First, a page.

“A Hundred And Fifty Dollars For A Section!”
by Sylvestre Sisneros
Shawn Kelley is an anthropologist and oral historian who has talked with all kinds of people throughout the Southwest. As part of the Abo Canyon Second Track Project, Shawn has interviewed over 60 people about their communities and life experiences along the Belen Cutoff.
Many Hispano families like the Sisneroses and Padillas moved into new areas and established communities during the nineteenth century in New Mexico. Some villages petitioned for, and were granted, land from the Mexican government, while others settled without clear title to their property. After New Mexico became a territory of the United States, Hispanos often moved to patent land under the new system that included the Homestead Act of 1862. The Sisneros family was among the first Hispano families to resettle the Salinas area in the 1800s. Below, Sylvestre Sisneros, who grew up with his grandmother next to the ruins of the mission pueblo at Abo, remembers the homesteaders who moved into the area, the changes that happened, and the poverty experienced during the Depression.
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Okay, “Gus Mahan Family,” Unknown (Photographer) there was about five sections south of Abo near Chupadero Mesa that they couldn’t dispose of it under the original Homestead Act (which only allowed 160 acres), because the land didn’t have any water. It was good grazing, but it was far out of water. And Juan Jose Contreras, which was my dad’s cousin, had a piece of land where he had drilled a well down in the canyon. He had the only water available for about five, ten miles there in the area. And Joe Brazil had another piece of land adjacent to Contreras. These two men were sheepherders; at that time there was sheep all over the country. Well, what these two men did, they would go and lease all of that land—it was just common then—to the sheepherders. Because they had the only water available and Brazil and Contreras would divide the profits.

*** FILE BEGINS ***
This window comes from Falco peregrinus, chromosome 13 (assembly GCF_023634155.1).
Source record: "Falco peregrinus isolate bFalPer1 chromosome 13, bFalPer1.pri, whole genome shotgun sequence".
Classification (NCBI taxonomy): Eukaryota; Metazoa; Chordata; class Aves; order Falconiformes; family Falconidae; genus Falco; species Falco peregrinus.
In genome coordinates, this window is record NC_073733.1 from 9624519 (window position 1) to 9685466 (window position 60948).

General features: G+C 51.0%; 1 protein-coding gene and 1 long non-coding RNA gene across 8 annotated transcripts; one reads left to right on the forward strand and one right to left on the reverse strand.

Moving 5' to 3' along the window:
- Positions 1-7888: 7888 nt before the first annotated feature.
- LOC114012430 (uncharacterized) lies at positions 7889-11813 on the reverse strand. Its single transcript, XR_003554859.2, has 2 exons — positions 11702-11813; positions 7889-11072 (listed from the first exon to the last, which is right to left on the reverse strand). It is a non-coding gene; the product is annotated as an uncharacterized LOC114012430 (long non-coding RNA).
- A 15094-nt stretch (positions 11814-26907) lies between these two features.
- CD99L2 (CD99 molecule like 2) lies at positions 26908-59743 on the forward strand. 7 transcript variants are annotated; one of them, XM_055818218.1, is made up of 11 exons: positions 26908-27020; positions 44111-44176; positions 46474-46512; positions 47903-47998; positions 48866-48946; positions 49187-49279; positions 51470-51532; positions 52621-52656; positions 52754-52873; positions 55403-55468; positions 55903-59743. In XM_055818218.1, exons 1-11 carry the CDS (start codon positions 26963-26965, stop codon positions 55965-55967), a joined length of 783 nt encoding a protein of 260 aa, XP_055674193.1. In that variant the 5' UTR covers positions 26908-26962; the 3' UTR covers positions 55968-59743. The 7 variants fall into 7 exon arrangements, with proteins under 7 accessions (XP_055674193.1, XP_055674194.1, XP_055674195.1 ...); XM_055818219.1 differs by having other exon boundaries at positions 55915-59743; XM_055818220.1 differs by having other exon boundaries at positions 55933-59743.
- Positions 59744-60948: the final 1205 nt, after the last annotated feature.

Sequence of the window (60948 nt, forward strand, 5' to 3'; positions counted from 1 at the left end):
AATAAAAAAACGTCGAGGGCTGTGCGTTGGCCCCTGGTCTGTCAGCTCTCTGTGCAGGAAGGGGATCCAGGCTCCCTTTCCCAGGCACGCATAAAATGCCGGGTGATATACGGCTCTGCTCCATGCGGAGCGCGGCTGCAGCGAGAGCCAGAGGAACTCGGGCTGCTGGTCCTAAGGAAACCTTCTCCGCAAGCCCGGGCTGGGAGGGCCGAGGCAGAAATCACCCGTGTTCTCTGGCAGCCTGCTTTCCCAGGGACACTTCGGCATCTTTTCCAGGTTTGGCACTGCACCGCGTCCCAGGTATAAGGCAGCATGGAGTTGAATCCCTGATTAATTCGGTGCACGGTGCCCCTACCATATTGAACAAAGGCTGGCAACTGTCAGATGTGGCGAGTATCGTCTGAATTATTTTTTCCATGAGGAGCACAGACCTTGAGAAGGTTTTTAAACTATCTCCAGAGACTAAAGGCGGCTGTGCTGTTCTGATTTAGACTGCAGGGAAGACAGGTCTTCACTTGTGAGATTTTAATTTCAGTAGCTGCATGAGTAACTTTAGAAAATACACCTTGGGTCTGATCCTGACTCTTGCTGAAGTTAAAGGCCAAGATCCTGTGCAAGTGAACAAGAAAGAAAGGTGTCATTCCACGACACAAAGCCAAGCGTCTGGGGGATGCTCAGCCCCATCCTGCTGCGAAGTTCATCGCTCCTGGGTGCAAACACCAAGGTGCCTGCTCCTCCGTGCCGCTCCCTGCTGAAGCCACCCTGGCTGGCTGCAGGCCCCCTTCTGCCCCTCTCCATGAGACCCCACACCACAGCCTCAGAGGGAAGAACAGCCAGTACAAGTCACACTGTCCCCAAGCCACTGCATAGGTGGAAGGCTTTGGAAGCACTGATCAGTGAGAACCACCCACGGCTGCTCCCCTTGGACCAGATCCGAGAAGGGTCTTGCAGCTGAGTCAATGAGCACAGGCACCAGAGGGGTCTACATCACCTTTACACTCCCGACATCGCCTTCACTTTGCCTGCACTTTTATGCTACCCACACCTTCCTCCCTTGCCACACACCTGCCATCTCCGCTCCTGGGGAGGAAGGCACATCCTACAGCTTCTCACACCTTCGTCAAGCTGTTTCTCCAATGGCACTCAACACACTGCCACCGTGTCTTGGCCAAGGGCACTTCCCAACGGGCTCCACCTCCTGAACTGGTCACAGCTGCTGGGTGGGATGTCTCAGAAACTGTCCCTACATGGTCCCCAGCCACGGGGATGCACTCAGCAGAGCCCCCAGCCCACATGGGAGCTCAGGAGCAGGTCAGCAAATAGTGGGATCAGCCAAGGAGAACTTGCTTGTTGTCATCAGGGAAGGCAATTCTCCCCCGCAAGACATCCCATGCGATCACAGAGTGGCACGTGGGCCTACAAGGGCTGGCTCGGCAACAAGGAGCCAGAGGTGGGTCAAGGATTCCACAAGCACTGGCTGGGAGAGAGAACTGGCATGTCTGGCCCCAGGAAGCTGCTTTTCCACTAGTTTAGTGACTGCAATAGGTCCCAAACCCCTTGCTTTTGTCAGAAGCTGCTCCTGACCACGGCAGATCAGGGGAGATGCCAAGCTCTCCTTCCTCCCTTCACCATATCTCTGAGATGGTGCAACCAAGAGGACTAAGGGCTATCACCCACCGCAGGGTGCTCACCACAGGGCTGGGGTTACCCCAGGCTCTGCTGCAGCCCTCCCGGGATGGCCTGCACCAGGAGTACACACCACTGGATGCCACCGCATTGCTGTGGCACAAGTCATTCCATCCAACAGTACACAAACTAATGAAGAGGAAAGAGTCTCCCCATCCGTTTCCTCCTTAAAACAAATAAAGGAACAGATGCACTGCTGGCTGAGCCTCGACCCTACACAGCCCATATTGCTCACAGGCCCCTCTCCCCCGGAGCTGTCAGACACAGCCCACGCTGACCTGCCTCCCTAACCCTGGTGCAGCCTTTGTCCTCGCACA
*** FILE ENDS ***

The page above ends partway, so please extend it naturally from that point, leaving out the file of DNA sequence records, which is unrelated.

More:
So by 1932, these two gentlemen had an out. Brazil, he went and told my dad, my Uncle Fred, my Uncle Martin, Canuto, and my tío (uncle) Ramon that there was five sections available there, to just apply for them. As soon as they proved them—the requirement was to put up, I think, a corral and a little house or shack, and fence it—then the government would approve the claim. My dad got a deed from President Roosevelt at the time in 1933.
We lived there one summer. My dad built a two-room shack we had to move into and my dad had us fence the whole thing—four miles around. I was just dragging along, I think, with maybe the hammer and the staples or somethin’. The rest of the kids were too young.
Well, the section south of my dad, his name was Cocanougher. My family worked with him, they had a bean field. He was a single man, he had tuberculosis and eventually got too sick to be there, and he wanted to go back to Texas. And he went and offered my dad his section—real estate wasn’t movin’ very fast—for $150. We were fencing up there between Cocanougher and my dad and Cocanougher came up and said, “If you can raise $50 and give me $50, then you can pay me the rest, ’cause I gotta go back to Texas with the family.” Of course during the Depression, $50, he might as well say $500,000, because nobody had it. I said to my dad, “Buy it! Buy it! Why don’t you buy it?” I figured my dad could probably borrow $50 someplace, but he finally got fed up and kicked me on the bottom and said, “You guys don’t know what you’re talkin’ about.” Well, years went by, I went to California, and when I came back my dad told me to take care of that place there for him—he was getting pretty old. And I said, “Sure, I’ll help you out.” So we went along that place where we had put the fence and I remembered he had kicked me in the bottom. As we were going by the fence, I said, “You remember when you kicked my butt here?” Of course my dad remembered, and he said, “Turn around so you can kick me in the butt.” A hundred and fifty dollars for a section!